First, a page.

Uniontown, Pennsylvania. A city that had money. A city that does not have money now. Home of John Marshall and desperately in need of its own Marshall Plan. Like so many other middle-sized industrial cities, the later twentieth century has treated it brutally and the early twenty-first promises to be no different. Its stacks of old brick buildings are largely empty, a renovated theater standing out with incongruously bright colors amidst dingy browns and grays. It is the middle of Saturday and the streets are empty of cars and people. Which makes the one pedestrian all the more noticeable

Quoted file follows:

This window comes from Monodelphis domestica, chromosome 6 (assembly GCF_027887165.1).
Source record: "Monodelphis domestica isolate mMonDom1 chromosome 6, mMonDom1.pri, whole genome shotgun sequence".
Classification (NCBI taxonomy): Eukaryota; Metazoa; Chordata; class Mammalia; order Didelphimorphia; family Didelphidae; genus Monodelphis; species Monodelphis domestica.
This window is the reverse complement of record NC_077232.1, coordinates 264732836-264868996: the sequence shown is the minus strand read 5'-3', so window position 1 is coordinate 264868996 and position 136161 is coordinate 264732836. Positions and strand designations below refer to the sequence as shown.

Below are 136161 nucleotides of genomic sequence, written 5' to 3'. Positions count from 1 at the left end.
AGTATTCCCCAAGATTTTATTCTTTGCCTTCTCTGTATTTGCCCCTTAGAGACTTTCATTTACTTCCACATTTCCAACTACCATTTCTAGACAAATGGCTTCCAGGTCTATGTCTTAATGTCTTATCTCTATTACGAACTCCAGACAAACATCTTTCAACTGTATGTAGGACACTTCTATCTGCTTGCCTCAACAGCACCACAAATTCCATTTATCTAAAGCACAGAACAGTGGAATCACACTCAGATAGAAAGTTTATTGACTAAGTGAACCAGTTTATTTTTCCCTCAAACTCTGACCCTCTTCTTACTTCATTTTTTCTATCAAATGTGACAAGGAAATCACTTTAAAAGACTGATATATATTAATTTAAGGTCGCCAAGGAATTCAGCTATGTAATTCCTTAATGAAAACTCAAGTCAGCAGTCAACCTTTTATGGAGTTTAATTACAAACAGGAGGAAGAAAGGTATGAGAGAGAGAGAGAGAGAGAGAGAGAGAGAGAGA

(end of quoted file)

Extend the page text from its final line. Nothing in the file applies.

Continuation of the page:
The Pedestrian appears middle-aged, with sandy hair, a pushbroom mustache, and a dark tan. His tan is only marred by a thin white line that traces an angular, symmetrical shape around his neck and lower jaw. It looks vaguely like the outline of an automotive gasket. He glances over his shoulder compulsively. When he speaks, his voice sounds like it is clawing its way out of a glowing, hissing fissure in the Earth. It is deep, monotonous, inhuman. It is a voice bellying no hint of empathy. It is a voice that croaks "the drugs" and turns your spine into an icicle. There is nothing affected or glamorous about it. The Pedestrian is a wreck, closer to being dead than alive. His stiff body language, at once unresponsive and twitchy, makes the anti-drug fable Requiem for a Dream look like a bit of dolled-up artistic wankery. "Getting off the drugs. Hardest decision." Each word comes out painfully, as if he is coughing up shards of glass. "They tried to kill me. Almost did. But he wouldn't let them." The man points to the sky. "I'm done." He scrunches up his mouth and nose, looks over his shoulder, and shuffles away.